SCF’s Hosted Open RAN framework would revolutionize neutral host economics

The neutral host model is well-established in certain parts of the wireless ecosystem, such as macro cell towers, but it is becoming attractive to a far wider range of stakeholders in the 5G era. This is because there is such a diversity of network requirements and business cases enabled by modern mobile broadband, and these can often be best enabled on shared infrastructure. However that diversity also threatens fragmentation of the market, so a global framework is urgently needed to allow a wide range of models to be developed on unified foundations. This is what SCF is proposing with its Hosted Open RAN framework, whose architectural requirements are set out in a landmark new report.

Mobile operators, and other network deployers, are looking to reduce the cost and risk of extending mobile broadband coverage into areas where it has been very limited to date, such as deep inside enterprise buildings or into every corner of a campus. This capacity and coverage would enable many new services, to benefit the user organizations and drive revenue to service providers. But the cost economics of a national macro network are very different from those of individual city, enterprise or industrial roll-outs.

This is driving operators to share more network assets, to co-invest with partners, and to outsource some elements completely to a third party, in order to reduce their total cost of ownership, replace capex spikes with predictable opex fees, and share the risk. For the user organizations, the footprint of the network is reduced if there is just one set of infrastructure, plus interference can be avoided, and energy consumption minimized.

However, this is not a one-size-fits-all model. Each deployment will have its own requirements in terms of density, coverage, performance and use cases, and each MNO has a unique network strategy.

One scenario may be best served by an established neutral host architecture such as DAS (distributed antenna system), others may be more effectively supported by emerging shared virtualized RAN platforms. However, using a mixture of sharing models can compromise the neutral host’s business case by creating fragmentation and complexity, and that can be exacerbated by the development of regionally specific approaches.

The key to supporting very varied performance and use case requirements is to allow many neutral host models to be developed, but to ensure that, to avoid fragmentation, these can relate to a common framework. That will bring confidence to deployers, scale to neutral hosts and vendors, and provide a broad platform for developers.

SCF is proposing a global framework called Hosted Open RAN to fulfil this need. This would provide a flexible and modular approach to hosting.

The architecture requirements for Hosted Open RAN are set out in a landmark SCF report. With contributions from 12 companies with different neutral host models in commercial use, the report is the first part of a series that will examine the technical and commercial aspects of emerging small cell neutral host models.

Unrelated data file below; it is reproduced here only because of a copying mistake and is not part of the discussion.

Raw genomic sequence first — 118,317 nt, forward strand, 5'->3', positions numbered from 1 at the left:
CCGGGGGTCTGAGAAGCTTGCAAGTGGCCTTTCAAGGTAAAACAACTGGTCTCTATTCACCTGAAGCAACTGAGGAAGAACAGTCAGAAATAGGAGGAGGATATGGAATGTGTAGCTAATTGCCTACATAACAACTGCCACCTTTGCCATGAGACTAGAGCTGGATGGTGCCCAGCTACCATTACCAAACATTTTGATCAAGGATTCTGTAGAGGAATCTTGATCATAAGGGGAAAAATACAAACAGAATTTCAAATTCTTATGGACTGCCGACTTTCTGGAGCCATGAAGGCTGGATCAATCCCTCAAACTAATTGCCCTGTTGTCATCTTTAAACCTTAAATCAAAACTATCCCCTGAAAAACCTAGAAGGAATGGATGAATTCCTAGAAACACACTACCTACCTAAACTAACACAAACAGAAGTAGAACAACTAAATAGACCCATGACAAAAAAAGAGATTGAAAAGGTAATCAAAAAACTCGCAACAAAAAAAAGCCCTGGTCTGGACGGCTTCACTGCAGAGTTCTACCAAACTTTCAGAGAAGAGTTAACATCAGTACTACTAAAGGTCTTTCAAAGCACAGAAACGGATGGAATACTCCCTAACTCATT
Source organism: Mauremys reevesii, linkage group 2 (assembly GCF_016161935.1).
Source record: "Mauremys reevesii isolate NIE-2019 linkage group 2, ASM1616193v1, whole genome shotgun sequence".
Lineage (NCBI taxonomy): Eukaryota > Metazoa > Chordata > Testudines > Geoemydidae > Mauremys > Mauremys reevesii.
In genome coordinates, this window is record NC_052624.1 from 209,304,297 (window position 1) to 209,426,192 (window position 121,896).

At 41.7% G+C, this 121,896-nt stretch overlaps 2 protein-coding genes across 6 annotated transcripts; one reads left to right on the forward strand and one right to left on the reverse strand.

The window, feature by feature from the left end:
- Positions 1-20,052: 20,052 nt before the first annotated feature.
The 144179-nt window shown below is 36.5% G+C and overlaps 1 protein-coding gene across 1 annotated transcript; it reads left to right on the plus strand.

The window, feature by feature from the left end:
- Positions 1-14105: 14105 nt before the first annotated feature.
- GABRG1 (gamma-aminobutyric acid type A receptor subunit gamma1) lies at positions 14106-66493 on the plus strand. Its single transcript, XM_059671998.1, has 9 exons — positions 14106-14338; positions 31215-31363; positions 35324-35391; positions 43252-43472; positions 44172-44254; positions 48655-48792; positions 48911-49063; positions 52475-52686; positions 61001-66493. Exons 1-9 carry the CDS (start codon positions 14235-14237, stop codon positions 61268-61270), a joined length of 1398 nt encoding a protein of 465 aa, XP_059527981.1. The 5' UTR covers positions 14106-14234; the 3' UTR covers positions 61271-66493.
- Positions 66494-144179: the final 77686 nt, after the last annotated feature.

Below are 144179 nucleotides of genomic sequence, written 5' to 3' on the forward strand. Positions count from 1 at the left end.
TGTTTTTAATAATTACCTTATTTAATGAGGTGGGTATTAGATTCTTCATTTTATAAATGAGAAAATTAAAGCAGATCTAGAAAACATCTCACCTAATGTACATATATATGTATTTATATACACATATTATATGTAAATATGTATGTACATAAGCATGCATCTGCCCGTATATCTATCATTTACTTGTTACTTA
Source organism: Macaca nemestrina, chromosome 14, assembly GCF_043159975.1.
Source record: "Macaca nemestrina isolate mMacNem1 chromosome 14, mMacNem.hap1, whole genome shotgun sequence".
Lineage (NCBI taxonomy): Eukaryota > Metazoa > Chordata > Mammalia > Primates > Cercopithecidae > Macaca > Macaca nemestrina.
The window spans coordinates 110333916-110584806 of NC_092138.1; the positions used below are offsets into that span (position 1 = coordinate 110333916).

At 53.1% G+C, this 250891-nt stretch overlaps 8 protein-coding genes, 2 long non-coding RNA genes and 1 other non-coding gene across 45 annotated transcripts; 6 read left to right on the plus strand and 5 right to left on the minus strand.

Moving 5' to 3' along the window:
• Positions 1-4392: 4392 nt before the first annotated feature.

The report examines existing and emerging models, and the impact of developments such as shared spectrum – with a focus on the USA’s CBRS scheme – and open RAN architectures. These are likely to accelerate small cell build-out, especially in enterprises, by reducing the cost of spectrum and equipment, and lowering barriers to new deployers and suppliers. A proliferation of enterprise demand and potential providers will make shared infrastructure models increasingly vital to avoid fragmentation and ensure there is a robust profit model for all stakeholders.

The report analyses the requirements that will be fed into a proposed global framework for Hosted Open RAN networks. SCF believes Hosted Open RAN will become a dominant model for neutral host small cells in the coming years, combining the economics benefits of openness with those of shared infrastructure.

The framework aims to encompass many different approaches to neutral hosting, while providing a common architecture to allow common equipment and use cases to be adopted in all models – which range from site sharing to DAS to active small-cell-as-a-service.

Current specifications of relevance to neutral hosting will be supported and SCF has done particular work to support and align with JOTS NHIB (Joint Operator Technical Specifications for Neutral Host In-Building), a ground-breaking document supported by all four UK mobile operators – EE, Telefónica O2, Vodafone and 3 UK. This is an example of an approach that could be globally imitated, looking to address the cost and deployment challenges of delivering top quality 4G and 5G connectivity to enterprises, while ensuring a strong business case for operators.

Such frameworks, which are driven by operators with strong experience of sharing assets in other areas, help to reduce the perceived risks that MNOs often associate with sharing and neutral host, notably the ability to control every aspect of their network design and performance. They do this by enabling flexibility, so that an MNO’s particular requirements can be supported to a high degree, and by clearly setting out the cost, quality and time-to-market benefits. The deeper the sharing, the more these benefits are increased for the MNO, and the more quickly and reliably mobile broadband can start to make a significant impact on enterprises and citizens everywhere.